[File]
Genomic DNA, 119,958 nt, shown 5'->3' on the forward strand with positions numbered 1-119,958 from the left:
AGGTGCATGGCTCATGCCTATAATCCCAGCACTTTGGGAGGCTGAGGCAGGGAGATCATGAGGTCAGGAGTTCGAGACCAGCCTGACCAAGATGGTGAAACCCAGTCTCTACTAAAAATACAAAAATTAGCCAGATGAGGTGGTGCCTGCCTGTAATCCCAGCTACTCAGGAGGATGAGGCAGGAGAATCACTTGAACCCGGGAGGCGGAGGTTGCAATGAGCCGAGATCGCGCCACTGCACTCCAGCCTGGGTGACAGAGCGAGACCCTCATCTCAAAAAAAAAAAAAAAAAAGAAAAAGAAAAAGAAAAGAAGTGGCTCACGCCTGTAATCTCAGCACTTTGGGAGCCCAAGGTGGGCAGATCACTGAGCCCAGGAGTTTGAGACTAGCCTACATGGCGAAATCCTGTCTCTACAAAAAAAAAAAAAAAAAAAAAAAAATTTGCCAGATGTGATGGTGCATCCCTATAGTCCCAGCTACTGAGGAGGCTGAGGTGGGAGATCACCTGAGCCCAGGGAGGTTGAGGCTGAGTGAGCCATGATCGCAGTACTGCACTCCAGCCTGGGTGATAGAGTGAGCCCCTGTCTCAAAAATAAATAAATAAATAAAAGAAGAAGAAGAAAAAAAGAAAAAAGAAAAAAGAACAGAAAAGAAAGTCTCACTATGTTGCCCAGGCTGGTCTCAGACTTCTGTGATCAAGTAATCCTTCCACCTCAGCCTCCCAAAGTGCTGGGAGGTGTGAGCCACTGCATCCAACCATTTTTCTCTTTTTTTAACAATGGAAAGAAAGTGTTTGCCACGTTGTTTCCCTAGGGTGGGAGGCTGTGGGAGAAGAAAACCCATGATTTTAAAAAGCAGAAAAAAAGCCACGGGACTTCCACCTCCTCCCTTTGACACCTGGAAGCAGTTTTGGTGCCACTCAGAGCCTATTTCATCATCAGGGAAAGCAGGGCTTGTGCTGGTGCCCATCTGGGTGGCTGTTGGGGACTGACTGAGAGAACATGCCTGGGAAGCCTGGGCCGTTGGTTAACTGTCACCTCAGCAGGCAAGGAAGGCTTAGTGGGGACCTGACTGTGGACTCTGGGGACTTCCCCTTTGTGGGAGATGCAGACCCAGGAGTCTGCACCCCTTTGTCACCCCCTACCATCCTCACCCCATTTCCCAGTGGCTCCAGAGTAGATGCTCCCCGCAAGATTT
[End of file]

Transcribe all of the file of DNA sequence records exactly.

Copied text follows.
Genomic DNA, 119,958 nt, shown 5'->3' on the forward strand with positions numbered 1-119,958 from the left:
AGGTGCATGGCTCATGCCTATAATCCCAGCACTTTGGGAGGCTGAGGCAGGGAGATCATGAGGTCAGGAGTTCGAGACCAGCCTGACCAAGATGGTGAAACCCAGTCTCTACTAAAAATACAAAAATTAGCCAGATGAGGTGGTGCCTGCCTGTAATCCCAGCTACTCAGGAGGATGAGGCAGGAGAATCACTTGAACCCGGGAGGCGGAGGTTGCAATGAGCCGAGATCGCGCCACTGCACTCCAGCCTGGGTGACAGAGCGAGACCCTCATCTCAAAAAAAAAAAAAAAAAAGAAAAAGAAAAAGAAAAGAAGTGGCTCACGCCTGTAATCTCAGCACTTTGGGAGCCCAAGGTGGGCAGATCACTGAGCCCAGGAGTTTGAGACTAGCCTACATGGCGAAATCCTGTCTCTACAAAAAAAAAAAAAAAAAAAAAAAAATTTGCCAGATGTGATGGTGCATCCCTATAGTCCCAGCTACTGAGGAGGCTGAGGTGGGAGATCACCTGAGCCCAGGGAGGTTGAGGCTGAGTGAGCCATGATCGCAGTACTGCACTCCAGCCTGGGTGATAGAGTGAGCCCCTGTCTCAAAAATAAATAAATAAATAAAAGAAGAAGAAGAAAAAAAGAAAAAAGAAAAAAGAACAGAAAAGAAAGTCTCACTATGTTGCCCAGGCTGGTCTCAGACTTCTGTGATCAAGTAATCCTTCCACCTCAGCCTCCCAAAGTGCTGGGAGGTGTGAGCCACTGCATCCAACCATTTTTCTCTTTTTTTAACAATGGAAAGAAAGTGTTTGCCACGTTGTTTCCCTAGGGTGGGAGGCTGTGGGAGAAGAAAACCCATGATTTTAAAAAGCAGAAAAAAAGCCACGGGACTTCCACCTCCTCCCTTTGACACCTGGAAGCAGTTTTGGTGCCACTCAGAGCCTATTTCATCATCAGGGAAAGCAGGGCTTGTGCTGGTGCCCATCTGGGTGGCTGTTGGGGACTGACTGAGAGAACATGCCTGGGAAGCCTGGGCCGTTGGTTAACTGTCACCTCAGCAGGCAAGGAAGGCTTAGTGGGGACCTGACTGTGGACTCTGGGGACTTCCCCTTTGTGGGAGATGCAGACCCAGGAGTCTGCACCCCTTTGTCACCCCCTACCATCCTCACCCCATTTCCCAGTGGCTCCAGAGTAGATGCTCCCCGCAAGATTT